Animation is one way of telling stories artistically. These stories, in one way or another, are grounded in reality. Glimpses of reality could be seen through the simple animation of the characters, the challenges the characters encounter, or the emotions, the being of the characters themselves. Of course, because it’s animation, it still has its purpose to entertain. That’s why to some degree, there are exaggerations in the story.
There are a lot of these exaggerations especially in most sports anime out there. After all, they help build the tension. Thus, the existence of the Generation of Miracles’ and Kagami Taiga’s abilities, the different signature moves that Echizen Ryoma and the others have, Kobayakawa Sena’s super speed and agility, and the likes. These makes some of the characters overpowered which can be good or bad.
There are also sports anime that try to stick closer to reality, though, like Slam Dunk, Chihayafuru, and this one anime I watched some days ago — Baby Steps.
Written and illustrated by Katsuki Hikaru, Baby Steps is published in Kodansha’s Weekly Shounen Magazine. It is first adapted into anime in Spring 2014 and has a second season that aired the next Spring 2015.
It is a story about Maruo Eiichiro, an honor student. Meticulous and organized, he has his life planned in detail. He decides he has to exercise, so he decided to check out tennis, though he had no prior experience. The series is about him slowly being sucked into tennis world. Because he is not our tennis prince who is a prodigy, Maruo has to use his wits to effectively play in the matches. Data tennis like Sadaharu Inui’s.
The title Baby Steps is exactly the definition of Maruo’s growth as a tennis player. I think it is also one of the beauty of this series. You get to see his small improvements which make you proud of him. It seems that this is also one of the things which some people dislike, though. Maruo is not overpowered, so there are failures. If one watches an anime, you want the main character to win and to achieve his dream because these wins and successes could make us feel better. There are so much failures and struggles in life to overcome that many, of course, does not want to see in a show they watched for entertainment.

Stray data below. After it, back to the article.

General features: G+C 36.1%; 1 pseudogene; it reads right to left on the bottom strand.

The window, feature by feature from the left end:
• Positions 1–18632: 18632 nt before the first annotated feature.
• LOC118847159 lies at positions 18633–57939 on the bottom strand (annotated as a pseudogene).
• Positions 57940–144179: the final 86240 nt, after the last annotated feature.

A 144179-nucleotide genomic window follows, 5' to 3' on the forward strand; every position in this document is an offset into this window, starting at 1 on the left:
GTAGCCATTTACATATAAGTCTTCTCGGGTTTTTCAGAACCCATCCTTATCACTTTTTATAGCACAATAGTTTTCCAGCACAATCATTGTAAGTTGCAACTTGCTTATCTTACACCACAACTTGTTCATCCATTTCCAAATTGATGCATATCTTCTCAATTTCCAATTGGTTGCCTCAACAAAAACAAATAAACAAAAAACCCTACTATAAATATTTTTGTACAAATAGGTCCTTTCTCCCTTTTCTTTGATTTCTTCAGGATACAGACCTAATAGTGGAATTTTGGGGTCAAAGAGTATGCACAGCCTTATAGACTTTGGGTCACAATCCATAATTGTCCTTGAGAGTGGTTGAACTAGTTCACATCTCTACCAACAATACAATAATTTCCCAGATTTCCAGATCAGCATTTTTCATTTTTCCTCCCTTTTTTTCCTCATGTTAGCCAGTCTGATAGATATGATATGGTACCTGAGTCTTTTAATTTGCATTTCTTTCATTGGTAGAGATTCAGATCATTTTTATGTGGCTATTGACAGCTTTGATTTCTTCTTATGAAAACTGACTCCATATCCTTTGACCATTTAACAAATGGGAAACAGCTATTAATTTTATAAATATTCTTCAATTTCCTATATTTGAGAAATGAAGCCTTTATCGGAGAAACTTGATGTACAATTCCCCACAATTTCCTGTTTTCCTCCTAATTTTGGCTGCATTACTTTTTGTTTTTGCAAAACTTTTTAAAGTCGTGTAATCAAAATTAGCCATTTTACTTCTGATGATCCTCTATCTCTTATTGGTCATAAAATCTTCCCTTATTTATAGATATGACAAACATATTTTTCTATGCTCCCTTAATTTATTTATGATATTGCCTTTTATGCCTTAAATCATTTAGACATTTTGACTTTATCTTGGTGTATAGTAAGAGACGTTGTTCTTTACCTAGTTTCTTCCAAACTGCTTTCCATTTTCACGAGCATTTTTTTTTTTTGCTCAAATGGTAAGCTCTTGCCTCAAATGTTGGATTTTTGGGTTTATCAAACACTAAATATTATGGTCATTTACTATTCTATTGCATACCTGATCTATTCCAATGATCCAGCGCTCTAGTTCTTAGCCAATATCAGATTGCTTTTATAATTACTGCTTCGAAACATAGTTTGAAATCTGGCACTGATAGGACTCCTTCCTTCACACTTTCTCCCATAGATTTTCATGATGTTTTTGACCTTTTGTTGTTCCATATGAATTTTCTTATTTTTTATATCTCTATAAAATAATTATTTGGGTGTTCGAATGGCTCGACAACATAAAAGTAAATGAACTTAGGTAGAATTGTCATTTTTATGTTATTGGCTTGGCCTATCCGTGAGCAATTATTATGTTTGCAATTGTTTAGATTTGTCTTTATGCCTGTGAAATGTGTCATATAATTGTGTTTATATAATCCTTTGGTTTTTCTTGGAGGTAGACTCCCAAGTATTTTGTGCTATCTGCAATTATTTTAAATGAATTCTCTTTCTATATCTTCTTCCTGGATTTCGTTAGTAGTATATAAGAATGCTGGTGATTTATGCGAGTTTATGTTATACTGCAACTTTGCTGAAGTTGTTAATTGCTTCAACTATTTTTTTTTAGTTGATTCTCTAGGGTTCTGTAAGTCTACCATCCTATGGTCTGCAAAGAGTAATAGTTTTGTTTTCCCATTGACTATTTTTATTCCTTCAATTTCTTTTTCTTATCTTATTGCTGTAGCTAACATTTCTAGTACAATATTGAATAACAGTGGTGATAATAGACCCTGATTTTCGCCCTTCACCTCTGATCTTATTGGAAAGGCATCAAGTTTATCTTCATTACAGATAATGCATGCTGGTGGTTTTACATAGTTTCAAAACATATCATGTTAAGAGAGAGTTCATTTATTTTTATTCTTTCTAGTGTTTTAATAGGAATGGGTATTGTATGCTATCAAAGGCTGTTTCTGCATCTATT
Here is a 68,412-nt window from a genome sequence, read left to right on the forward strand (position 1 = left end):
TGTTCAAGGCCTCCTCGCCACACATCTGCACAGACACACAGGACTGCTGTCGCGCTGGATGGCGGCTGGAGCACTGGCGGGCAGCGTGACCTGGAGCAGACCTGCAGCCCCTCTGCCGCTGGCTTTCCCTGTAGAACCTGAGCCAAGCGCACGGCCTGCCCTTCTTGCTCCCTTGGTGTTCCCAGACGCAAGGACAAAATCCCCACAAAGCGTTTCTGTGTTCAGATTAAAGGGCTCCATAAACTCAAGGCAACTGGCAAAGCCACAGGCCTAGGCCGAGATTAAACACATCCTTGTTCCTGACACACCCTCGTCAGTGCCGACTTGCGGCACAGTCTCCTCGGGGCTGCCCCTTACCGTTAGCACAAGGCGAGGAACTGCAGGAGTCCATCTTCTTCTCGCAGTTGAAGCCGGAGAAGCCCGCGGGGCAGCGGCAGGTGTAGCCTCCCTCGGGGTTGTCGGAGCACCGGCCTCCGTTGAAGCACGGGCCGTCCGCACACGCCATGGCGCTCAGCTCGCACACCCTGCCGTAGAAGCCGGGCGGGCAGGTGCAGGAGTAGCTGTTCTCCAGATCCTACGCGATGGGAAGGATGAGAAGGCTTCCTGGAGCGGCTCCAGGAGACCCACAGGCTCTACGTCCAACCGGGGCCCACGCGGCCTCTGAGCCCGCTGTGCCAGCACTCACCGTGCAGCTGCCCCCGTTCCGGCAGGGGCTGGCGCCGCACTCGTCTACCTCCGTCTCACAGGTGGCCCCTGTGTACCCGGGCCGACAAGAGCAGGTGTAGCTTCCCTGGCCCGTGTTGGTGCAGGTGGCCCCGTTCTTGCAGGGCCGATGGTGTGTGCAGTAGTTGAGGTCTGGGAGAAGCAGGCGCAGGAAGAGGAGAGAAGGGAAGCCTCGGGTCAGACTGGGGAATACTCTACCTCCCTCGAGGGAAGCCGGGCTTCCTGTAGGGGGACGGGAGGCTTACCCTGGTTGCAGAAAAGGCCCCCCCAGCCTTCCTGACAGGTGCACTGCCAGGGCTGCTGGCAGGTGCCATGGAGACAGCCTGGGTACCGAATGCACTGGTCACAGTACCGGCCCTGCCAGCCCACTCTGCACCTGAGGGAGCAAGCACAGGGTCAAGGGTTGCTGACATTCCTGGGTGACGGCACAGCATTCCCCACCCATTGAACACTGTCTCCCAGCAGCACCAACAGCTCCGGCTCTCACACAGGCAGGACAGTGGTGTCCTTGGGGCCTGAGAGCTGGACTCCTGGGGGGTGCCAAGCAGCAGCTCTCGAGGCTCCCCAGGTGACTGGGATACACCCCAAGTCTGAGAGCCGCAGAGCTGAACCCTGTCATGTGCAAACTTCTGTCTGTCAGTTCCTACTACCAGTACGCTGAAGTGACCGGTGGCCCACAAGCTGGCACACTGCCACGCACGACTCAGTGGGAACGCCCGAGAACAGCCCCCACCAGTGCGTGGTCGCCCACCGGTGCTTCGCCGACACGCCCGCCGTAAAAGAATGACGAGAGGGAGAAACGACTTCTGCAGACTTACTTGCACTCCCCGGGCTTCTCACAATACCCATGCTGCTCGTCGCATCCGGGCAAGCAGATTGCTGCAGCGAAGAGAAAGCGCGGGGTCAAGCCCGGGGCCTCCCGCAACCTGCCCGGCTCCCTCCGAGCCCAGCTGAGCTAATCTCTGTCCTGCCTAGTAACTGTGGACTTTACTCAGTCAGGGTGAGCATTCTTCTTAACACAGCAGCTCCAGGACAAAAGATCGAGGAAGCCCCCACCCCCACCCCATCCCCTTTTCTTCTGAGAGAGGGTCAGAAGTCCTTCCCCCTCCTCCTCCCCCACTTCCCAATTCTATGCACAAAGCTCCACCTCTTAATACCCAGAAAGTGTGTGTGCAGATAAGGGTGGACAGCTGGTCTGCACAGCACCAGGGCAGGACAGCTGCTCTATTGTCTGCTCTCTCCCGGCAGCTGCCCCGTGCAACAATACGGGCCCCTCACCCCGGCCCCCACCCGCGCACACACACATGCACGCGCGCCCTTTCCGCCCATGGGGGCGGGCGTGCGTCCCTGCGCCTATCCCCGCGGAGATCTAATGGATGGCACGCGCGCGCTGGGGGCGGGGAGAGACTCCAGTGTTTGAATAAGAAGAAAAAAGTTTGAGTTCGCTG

Not that Maruo always fails or loses. It just shows how much he needs to work as he still have a lot improve, especially if his opponents have been playing ever since they were young. This, somehow, does not appeal to many, so the fandom is sadly small as compared to other sports anime out there.
In any case, I love the story for what it is. I am actually reading the manga (or at least the summaries available for the chapters that aren’t scanlated yet) and I’m enjoying the happenings after the second season. It amazes me how it sticks so much to reality. If there’s one ridiculous thing here, it’s the speed of Maruo’s thinking as well as writing ability. During matches, Maruo thinks a lot though, of course, that happens for a few seconds only. And he is able to write a lot and neatly even if there’s only a few minutes to spare. Aside from those, the flow of the games are usually believable.
Because this is not about team play, there are less characters. We focus on the single players who are strong. Where Maruo attends to play tennis, Southern Tennis Club, there are Takasaki Natsu, Egawa Takuma, and Fukazawa Yukichi who are the most notable, especially Takuma and Natsu. Of course there are familiar faces as well as their coaches, but they are rarely exposed. I like Coach Aoi, though, because his character balances that of Eiichiro’s.
The rival characters are also likeable because they all show friendly rivalries. Out of them all, my favorite ones are Souji Ike (he’s such an adorable, passionate guy plus his seiyuu is Yoshimasa Hosoya!), Iwasa Hiromi (I like how he’s cool and a lover of art), and Alex O’Brian (I love how cute he is with his sis-con and his seiyuu is Kamiya Hiroshi!). There’s also Yoshiaki Ide (Sakurai Takahiro!) who is nice and a joy to watch.
Though the story mostly focuses on Eiichiro’s tennis performance, there are times, especially during breaks, when it shows his relationship with Natsu, the main female protagonist. These two are adorable and have one of the healthiest relationships out there. Their scenes does not pop out all of a sudden and their interactions feel natural, as well.
If only Studio Pierrot gave more effort to animate this, I think it will have better feedback. The most that I enjoyed here are these scenes above from the OP sequence. Other than those, the matches are not really well-animated. There are a lot of still shots of the trainings and of practice and real matches that it frustrates me I guess I should be grateful that at least there are some details for their rackets and shoes. Anyhow, the art is fairly simple. I would have liked it if it was more detailed, though. Oh, and I was so irritated by Maruo’s rooster hairstyle that I wanted to pull it off. Good thing that when I saw it in the manga, it’s not as disturbing. It’s not really pretty to look at, however.
Overall, I enjoyed watching its two seasons, but I craved for more after the second. I don’t know if there will be another season (there’s enough material), but I will watch it if ever. Now, I’m going to catch up to the latest chapter of the manga with my very limited knowledge of the Japanese language and with the aid of the summaries available online.
I’m excited to see when his baby steps will turn to giant strides and to see where these strides will take him.